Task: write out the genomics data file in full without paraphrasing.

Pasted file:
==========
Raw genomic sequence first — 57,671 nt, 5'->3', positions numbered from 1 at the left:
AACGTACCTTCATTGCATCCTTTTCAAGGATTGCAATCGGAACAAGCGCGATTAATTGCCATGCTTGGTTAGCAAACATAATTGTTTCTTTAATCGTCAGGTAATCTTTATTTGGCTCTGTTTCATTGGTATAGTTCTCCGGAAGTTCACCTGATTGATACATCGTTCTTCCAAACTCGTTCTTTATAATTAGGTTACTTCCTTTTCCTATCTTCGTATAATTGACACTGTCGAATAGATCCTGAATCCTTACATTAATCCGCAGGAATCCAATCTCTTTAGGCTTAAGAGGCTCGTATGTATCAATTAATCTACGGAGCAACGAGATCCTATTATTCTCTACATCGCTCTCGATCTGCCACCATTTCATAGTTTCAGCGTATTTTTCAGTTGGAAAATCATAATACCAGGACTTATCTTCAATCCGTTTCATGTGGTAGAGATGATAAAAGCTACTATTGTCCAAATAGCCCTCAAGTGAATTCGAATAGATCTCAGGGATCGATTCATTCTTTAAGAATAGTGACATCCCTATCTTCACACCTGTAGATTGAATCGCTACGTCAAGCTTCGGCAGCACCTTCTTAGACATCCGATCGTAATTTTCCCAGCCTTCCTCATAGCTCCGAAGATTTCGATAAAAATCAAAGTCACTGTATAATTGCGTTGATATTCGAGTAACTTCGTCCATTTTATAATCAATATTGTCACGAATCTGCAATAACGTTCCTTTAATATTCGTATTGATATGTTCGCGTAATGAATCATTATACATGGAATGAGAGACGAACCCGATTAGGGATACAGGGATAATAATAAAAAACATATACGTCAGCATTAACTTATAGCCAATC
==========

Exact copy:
Raw genomic sequence first — 57,671 nt, 5'->3', positions numbered from 1 at the left:
AACGTACCTTCATTGCATCCTTTTCAAGGATTGCAATCGGAACAAGCGCGATTAATTGCCATGCTTGGTTAGCAAACATAATTGTTTCTTTAATCGTCAGGTAATCTTTATTTGGCTCTGTTTCATTGGTATAGTTCTCCGGAAGTTCACCTGATTGATACATCGTTCTTCCAAACTCGTTCTTTATAATTAGGTTACTTCCTTTTCCTATCTTCGTATAATTGACACTGTCGAATAGATCCTGAATCCTTACATTAATCCGCAGGAATCCAATCTCTTTAGGCTTAAGAGGCTCGTATGTATCAATTAATCTACGGAGCAACGAGATCCTATTATTCTCTACATCGCTCTCGATCTGCCACCATTTCATAGTTTCAGCGTATTTTTCAGTTGGAAAATCATAATACCAGGACTTATCTTCAATCCGTTTCATGTGGTAGAGATGATAAAAGCTACTATTGTCCAAATAGCCCTCAAGTGAATTCGAATAGATCTCAGGGATCGATTCATTCTTTAAGAATAGTGACATCCCTATCTTCACACCTGTAGATTGAATCGCTACGTCAAGCTTCGGCAGCACCTTCTTAGACATCCGATCGTAATTTTCCCAGCCTTCCTCATAGCTCCGAAGATTTCGATAAAAATCAAAGTCACTGTATAATTGCGTTGATATTCGAGTAACTTCGTCCATTTTATAATCAATATTGTCACGAATCTGCAATAACGTTCCTTTAATATTCGTATTGATATGTTCGCGTAATGAATCATTATACATGGAATGAGAGACGAACCCGATTAGGGATACAGGGATAATAATAAAAAACATATACGTCAGCATTAACTTATAGCCAATC